The apex of this goddamn plateau of a movie is a nine-minute and 43-second scene where the bumbling villains — who were introduced nearly 37 minutes into the film and were established as villains only by the fact that they walked out of a jail and possess vague motives — chase Gus around a supermarket. I cannot fathom why, for any reason, security did not kick them out, or why the police weren’t called or even why the shoppers didn’t complain about a wild farm animal running around the store. I also do not understand why the scene went on for so long. Time-wise, Gus bumbled around a Ralphs for over 10 percent of the entire movie. Could that time have been better spent, I don’t know, establishing the romantic connection between Andy and Debbie (Louise Williams), who really seems more attracted to the mule than the human being in charge of it? Probably.
To be fair, Gus did emote better than Andy did, so I can’t blame Debbie too much.
There’s a post-game shower scene (the unsexy kind) where the owner (Ed Asner) yells at Dick Butkus’s character for being a general dumbass. Cool idea (I guess), but the issues here are 1) the water is running, 2) the boom mic was probably left in someone’s truck during the shoot and 3) showers are inherently echoey. So, I could not make out a single word of what either character was saying for the duration of the scene, but it appeared to me that Asner was pretty angry. Which was probably all I needed to know.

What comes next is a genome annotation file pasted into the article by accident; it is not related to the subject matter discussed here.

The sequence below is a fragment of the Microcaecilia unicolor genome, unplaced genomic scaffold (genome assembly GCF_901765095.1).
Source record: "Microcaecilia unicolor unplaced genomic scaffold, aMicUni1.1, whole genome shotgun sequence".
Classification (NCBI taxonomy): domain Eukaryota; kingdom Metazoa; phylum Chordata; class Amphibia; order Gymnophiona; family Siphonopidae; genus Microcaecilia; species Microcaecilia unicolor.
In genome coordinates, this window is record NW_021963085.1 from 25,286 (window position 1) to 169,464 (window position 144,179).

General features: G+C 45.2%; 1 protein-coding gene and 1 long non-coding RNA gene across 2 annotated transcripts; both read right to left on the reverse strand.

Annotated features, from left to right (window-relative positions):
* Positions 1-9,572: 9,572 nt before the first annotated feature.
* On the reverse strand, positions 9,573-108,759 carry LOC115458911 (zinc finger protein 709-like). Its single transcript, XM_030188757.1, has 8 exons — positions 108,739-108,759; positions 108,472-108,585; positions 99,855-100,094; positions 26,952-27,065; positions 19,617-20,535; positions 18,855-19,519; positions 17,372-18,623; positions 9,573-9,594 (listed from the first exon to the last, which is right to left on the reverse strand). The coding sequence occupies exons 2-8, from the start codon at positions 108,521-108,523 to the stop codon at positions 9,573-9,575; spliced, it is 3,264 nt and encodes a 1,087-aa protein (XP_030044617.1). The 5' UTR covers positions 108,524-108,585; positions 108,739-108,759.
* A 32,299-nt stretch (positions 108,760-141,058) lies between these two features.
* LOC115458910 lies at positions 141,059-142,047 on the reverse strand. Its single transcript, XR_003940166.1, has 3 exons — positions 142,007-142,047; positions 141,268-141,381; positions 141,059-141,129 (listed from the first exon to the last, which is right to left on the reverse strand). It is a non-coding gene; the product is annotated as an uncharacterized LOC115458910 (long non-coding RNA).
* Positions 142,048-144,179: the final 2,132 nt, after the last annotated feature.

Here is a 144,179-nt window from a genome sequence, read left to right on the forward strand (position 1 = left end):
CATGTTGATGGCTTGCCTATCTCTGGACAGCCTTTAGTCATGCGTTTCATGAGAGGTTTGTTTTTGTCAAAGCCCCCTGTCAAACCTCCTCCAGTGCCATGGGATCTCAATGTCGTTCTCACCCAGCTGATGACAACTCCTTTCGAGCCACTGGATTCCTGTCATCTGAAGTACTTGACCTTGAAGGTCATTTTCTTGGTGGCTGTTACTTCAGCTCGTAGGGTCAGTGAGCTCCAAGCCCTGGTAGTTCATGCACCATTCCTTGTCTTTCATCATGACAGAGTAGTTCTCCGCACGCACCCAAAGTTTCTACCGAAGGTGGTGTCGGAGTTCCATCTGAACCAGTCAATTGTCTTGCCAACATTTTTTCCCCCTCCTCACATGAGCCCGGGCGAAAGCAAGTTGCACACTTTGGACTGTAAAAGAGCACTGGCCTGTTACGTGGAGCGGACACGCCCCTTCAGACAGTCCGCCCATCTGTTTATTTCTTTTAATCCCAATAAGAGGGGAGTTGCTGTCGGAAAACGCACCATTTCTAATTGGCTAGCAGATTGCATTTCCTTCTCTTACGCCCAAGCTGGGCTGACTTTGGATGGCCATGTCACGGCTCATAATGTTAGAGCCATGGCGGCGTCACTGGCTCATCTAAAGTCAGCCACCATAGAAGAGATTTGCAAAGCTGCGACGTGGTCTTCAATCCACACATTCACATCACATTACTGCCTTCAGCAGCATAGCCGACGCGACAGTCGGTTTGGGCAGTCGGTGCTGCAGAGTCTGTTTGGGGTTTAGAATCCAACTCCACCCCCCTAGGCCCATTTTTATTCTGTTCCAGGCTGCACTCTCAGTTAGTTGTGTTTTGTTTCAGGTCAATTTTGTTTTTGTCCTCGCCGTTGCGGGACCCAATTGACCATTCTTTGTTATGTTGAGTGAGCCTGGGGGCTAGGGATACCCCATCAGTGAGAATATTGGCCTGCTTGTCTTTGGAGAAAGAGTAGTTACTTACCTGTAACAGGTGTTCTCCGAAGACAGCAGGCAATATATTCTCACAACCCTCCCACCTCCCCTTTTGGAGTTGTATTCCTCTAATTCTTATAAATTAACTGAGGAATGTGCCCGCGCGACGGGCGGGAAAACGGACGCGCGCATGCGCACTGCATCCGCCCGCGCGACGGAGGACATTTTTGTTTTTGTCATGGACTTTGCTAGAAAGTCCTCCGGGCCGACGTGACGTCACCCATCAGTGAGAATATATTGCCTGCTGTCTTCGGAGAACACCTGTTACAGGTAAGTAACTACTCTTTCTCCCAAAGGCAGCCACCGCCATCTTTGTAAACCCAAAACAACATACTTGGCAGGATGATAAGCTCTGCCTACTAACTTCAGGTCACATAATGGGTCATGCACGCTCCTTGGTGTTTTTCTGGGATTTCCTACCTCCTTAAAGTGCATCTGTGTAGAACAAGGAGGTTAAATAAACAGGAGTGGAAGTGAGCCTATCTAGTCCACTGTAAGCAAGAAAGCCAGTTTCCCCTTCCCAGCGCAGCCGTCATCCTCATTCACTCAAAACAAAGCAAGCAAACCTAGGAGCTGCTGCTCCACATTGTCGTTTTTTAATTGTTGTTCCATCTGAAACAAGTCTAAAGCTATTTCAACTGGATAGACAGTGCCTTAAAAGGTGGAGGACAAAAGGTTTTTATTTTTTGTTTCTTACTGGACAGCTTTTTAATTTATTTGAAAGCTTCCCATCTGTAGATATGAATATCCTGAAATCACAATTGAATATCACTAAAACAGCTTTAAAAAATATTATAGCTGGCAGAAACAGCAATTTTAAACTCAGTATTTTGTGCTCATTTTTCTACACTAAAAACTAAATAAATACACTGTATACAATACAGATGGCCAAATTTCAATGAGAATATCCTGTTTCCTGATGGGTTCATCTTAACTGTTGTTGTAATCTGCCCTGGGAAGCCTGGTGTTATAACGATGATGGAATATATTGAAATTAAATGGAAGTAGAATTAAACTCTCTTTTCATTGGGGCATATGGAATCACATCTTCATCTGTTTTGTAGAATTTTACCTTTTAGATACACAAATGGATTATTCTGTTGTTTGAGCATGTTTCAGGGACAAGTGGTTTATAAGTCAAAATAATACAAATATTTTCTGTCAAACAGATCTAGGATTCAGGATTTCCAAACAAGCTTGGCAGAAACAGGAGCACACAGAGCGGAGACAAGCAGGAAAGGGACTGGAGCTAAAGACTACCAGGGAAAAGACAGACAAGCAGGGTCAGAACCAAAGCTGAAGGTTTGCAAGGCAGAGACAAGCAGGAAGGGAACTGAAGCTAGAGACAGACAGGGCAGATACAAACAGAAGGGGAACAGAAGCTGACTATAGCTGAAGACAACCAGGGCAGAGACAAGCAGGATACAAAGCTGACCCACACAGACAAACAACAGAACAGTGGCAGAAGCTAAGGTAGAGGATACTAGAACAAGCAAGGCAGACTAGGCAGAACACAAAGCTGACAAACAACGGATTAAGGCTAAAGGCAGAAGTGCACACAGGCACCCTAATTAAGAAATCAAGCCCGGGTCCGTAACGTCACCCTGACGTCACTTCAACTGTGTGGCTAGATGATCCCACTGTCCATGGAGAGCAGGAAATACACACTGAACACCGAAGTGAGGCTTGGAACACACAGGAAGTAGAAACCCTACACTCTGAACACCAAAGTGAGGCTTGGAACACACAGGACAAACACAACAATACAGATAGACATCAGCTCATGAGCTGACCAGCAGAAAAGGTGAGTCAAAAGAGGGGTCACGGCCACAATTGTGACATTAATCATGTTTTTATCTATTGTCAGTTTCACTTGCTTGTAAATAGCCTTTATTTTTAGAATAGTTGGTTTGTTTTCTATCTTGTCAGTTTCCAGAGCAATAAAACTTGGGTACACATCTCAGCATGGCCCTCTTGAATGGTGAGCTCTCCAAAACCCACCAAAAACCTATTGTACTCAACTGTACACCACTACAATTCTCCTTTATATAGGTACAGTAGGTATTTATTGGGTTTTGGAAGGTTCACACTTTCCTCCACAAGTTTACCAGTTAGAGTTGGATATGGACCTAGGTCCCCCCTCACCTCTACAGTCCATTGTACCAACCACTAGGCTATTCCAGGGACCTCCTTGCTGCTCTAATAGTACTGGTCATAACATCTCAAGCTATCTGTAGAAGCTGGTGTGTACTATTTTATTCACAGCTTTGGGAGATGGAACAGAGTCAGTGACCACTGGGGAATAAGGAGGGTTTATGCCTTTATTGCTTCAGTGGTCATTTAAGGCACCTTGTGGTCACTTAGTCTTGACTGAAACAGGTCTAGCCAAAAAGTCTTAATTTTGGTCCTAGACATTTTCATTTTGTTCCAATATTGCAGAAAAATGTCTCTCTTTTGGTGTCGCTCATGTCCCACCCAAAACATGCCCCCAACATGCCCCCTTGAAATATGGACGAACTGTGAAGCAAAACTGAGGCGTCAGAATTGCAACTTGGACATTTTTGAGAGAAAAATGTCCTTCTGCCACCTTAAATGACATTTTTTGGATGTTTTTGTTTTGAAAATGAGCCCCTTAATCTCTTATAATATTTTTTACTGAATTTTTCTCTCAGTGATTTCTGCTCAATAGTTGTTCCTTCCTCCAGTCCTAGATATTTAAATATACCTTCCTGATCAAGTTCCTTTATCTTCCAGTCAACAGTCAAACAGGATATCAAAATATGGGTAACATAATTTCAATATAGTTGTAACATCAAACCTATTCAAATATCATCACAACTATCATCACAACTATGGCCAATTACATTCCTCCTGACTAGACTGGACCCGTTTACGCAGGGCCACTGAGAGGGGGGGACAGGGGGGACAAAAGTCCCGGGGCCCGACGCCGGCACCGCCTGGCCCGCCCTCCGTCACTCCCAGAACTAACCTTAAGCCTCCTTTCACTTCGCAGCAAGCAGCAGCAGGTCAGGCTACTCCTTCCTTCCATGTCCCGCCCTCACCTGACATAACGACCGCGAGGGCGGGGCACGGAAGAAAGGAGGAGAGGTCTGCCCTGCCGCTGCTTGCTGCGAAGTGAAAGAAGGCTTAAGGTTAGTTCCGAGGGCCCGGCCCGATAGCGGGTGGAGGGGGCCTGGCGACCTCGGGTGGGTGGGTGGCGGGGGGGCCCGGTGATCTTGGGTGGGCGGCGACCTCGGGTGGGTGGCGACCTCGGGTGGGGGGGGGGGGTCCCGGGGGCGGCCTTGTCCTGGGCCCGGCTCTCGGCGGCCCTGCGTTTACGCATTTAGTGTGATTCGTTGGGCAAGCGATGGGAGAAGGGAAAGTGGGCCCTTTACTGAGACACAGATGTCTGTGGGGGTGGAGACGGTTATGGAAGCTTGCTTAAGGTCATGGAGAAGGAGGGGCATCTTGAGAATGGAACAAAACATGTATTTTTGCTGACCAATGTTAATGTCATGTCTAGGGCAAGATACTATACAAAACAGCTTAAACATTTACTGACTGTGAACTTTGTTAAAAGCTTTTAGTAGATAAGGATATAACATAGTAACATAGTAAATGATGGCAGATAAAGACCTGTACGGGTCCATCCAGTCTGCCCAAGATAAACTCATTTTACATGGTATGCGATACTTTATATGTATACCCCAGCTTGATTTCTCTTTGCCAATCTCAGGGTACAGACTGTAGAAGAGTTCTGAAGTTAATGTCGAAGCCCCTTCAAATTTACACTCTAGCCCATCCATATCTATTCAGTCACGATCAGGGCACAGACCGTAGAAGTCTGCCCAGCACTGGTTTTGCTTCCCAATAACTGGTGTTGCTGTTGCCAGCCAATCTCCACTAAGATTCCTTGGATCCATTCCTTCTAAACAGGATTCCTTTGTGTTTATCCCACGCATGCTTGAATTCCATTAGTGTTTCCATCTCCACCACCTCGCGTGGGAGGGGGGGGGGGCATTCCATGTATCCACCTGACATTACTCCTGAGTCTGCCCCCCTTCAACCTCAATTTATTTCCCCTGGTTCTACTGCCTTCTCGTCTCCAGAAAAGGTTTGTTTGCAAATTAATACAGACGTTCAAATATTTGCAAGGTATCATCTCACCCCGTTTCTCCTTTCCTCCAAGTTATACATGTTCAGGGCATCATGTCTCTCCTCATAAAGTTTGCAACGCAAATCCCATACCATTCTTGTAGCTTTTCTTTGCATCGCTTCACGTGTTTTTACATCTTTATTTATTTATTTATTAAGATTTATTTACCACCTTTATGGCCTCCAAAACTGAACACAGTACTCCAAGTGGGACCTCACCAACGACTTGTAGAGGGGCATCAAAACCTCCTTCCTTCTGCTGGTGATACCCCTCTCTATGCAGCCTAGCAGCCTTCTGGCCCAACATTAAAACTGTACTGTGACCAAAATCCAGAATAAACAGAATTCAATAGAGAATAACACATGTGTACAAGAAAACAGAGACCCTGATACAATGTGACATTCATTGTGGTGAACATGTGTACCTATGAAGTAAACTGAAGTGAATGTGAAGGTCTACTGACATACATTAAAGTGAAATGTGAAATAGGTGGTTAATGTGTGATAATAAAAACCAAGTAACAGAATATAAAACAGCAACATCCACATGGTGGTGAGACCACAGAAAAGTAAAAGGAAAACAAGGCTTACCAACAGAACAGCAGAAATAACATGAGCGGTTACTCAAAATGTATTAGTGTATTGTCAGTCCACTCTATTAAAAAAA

Look, was this movie perfect? In some sense, yes. In some realer, more accurate sense, no, it was not even close. Does the score sound like royalty-free music chosen at random and placed haphazardly throughout the movie at varying volume levels? You bet it does. Does Debbie not only play a snap of professional football but also roast the shit out of Andy during a scene at the airport? Absolutely. Are the full credits shown at the beginning of the movie over a montage of California Atoms mishaps and mistakes, perhaps foreshadowing the rest of the film and subconsciously implying that you should just turn off your TV before you get too invested in the plot? Yes!